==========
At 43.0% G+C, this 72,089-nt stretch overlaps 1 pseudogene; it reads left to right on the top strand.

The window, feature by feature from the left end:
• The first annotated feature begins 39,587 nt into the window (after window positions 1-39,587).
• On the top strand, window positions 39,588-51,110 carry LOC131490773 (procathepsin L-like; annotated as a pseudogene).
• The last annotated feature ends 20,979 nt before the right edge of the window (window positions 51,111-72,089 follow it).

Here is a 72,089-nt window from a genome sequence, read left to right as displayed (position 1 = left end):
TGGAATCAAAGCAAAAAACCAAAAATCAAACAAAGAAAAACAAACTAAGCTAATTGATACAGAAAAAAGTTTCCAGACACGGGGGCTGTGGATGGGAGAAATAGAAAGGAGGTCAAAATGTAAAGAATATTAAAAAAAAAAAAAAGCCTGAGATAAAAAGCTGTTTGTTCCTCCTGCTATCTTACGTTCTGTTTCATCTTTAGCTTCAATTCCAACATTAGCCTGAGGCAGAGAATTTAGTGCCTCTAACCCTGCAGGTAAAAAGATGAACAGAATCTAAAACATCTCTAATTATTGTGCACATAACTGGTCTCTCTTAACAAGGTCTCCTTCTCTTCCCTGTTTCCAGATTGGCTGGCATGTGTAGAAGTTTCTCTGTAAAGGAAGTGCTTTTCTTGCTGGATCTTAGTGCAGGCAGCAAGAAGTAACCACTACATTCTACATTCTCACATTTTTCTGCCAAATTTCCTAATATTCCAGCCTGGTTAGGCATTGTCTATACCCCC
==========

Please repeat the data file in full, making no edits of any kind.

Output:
At 43.0% G+C, this 72,089-nt stretch overlaps 1 pseudogene; it reads left to right on the top strand.

The window, feature by feature from the left end:
• The first annotated feature begins 39,587 nt into the window (after window positions 1-39,587).
• On the top strand, window positions 39,588-51,110 carry LOC131490773 (procathepsin L-like; annotated as a pseudogene).
• The last annotated feature ends 20,979 nt before the right edge of the window (window positions 51,111-72,089 follow it).

Here is a 72,089-nt window from a genome sequence, read left to right as displayed (position 1 = left end):
TGGAATCAAAGCAAAAAACCAAAAATCAAACAAAGAAAAACAAACTAAGCTAATTGATACAGAAAAAAGTTTCCAGACACGGGGGCTGTGGATGGGAGAAATAGAAAGGAGGTCAAAATGTAAAGAATATTAAAAAAAAAAAAAAGCCTGAGATAAAAAGCTGTTTGTTCCTCCTGCTATCTTACGTTCTGTTTCATCTTTAGCTTCAATTCCAACATTAGCCTGAGGCAGAGAATTTAGTGCCTCTAACCCTGCAGGTAAAAAGATGAACAGAATCTAAAACATCTCTAATTATTGTGCACATAACTGGTCTCTCTTAACAAGGTCTCCTTCTCTTCCCTGTTTCCAGATTGGCTGGCATGTGTAGAAGTTTCTCTGTAAAGGAAGTGCTTTTCTTGCTGGATCTTAGTGCAGGCAGCAAGAAGTAACCACTACATTCTACATTCTCACATTTTTCTGCCAAATTTCCTAATATTCCAGCCTGGTTAGGCATTGTCTATACCCCC